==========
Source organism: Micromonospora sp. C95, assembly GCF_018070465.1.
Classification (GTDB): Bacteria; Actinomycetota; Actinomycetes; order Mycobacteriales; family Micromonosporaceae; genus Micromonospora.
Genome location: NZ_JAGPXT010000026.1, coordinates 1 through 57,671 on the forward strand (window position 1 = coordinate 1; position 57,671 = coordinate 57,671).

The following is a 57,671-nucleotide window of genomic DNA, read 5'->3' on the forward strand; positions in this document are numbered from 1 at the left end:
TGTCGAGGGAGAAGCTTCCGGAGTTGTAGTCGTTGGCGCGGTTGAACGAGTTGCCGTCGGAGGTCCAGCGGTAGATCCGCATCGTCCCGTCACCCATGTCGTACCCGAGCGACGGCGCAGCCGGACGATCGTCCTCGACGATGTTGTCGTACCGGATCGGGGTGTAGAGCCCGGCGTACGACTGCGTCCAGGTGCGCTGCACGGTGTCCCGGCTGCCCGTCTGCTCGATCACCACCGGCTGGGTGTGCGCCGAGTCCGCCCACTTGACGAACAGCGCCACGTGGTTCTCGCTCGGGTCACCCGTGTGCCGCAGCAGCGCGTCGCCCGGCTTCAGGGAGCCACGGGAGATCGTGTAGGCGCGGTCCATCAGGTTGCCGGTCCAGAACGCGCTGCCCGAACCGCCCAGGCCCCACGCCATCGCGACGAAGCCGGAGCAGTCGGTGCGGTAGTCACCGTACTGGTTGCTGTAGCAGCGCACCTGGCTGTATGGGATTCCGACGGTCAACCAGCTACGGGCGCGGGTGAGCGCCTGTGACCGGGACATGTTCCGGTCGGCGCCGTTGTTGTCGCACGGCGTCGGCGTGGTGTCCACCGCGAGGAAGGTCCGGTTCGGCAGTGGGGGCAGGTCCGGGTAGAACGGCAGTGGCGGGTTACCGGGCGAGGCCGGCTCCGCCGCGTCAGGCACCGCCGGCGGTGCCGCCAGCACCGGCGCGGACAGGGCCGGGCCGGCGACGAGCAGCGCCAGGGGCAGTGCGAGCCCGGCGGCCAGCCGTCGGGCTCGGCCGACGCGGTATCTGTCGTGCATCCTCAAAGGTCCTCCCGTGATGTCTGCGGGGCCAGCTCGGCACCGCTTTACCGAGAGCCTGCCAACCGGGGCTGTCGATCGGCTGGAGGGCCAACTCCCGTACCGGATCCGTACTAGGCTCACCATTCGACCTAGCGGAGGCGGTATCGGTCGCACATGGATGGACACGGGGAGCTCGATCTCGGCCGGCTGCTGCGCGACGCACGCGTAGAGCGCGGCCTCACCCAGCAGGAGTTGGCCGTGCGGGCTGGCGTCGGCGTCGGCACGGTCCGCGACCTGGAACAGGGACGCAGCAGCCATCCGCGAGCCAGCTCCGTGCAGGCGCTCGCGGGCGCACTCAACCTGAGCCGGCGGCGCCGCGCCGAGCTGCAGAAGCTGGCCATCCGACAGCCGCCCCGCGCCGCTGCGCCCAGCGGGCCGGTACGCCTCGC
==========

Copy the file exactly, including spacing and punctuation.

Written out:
Source organism: Micromonospora sp. C95, assembly GCF_018070465.1.
Classification (GTDB): Bacteria; Actinomycetota; Actinomycetes; order Mycobacteriales; family Micromonosporaceae; genus Micromonospora.
Genome location: NZ_JAGPXT010000026.1, coordinates 1 through 57,671 on the forward strand (window position 1 = coordinate 1; position 57,671 = coordinate 57,671).

The following is a 57,671-nucleotide window of genomic DNA, read 5'->3' on the forward strand; positions in this document are numbered from 1 at the left end:
TGTCGAGGGAGAAGCTTCCGGAGTTGTAGTCGTTGGCGCGGTTGAACGAGTTGCCGTCGGAGGTCCAGCGGTAGATCCGCATCGTCCCGTCACCCATGTCGTACCCGAGCGACGGCGCAGCCGGACGATCGTCCTCGACGATGTTGTCGTACCGGATCGGGGTGTAGAGCCCGGCGTACGACTGCGTCCAGGTGCGCTGCACGGTGTCCCGGCTGCCCGTCTGCTCGATCACCACCGGCTGGGTGTGCGCCGAGTCCGCCCACTTGACGAACAGCGCCACGTGGTTCTCGCTCGGGTCACCCGTGTGCCGCAGCAGCGCGTCGCCCGGCTTCAGGGAGCCACGGGAGATCGTGTAGGCGCGGTCCATCAGGTTGCCGGTCCAGAACGCGCTGCCCGAACCGCCCAGGCCCCACGCCATCGCGACGAAGCCGGAGCAGTCGGTGCGGTAGTCACCGTACTGGTTGCTGTAGCAGCGCACCTGGCTGTATGGGATTCCGACGGTCAACCAGCTACGGGCGCGGGTGAGCGCCTGTGACCGGGACATGTTCCGGTCGGCGCCGTTGTTGTCGCACGGCGTCGGCGTGGTGTCCACCGCGAGGAAGGTCCGGTTCGGCAGTGGGGGCAGGTCCGGGTAGAACGGCAGTGGCGGGTTACCGGGCGAGGCCGGCTCCGCCGCGTCAGGCACCGCCGGCGGTGCCGCCAGCACCGGCGCGGACAGGGCCGGGCCGGCGACGAGCAGCGCCAGGGGCAGTGCGAGCCCGGCGGCCAGCCGTCGGGCTCGGCCGACGCGGTATCTGTCGTGCATCCTCAAAGGTCCTCCCGTGATGTCTGCGGGGCCAGCTCGGCACCGCTTTACCGAGAGCCTGCCAACCGGGGCTGTCGATCGGCTGGAGGGCCAACTCCCGTACCGGATCCGTACTAGGCTCACCATTCGACCTAGCGGAGGCGGTATCGGTCGCACATGGATGGACACGGGGAGCTCGATCTCGGCCGGCTGCTGCGCGACGCACGCGTAGAGCGCGGCCTCACCCAGCAGGAGTTGGCCGTGCGGGCTGGCGTCGGCGTCGGCACGGTCCGCGACCTGGAACAGGGACGCAGCAGCCATCCGCGAGCCAGCTCCGTGCAGGCGCTCGCGGGCGCACTCAACCTGAGCCGGCGGCGCCGCGCCGAGCTGCAGAAGCTGGCCATCCGACAGCCGCCCCGCGCCGCTGCGCCCAGCGGGCCGGTACGCCTCGC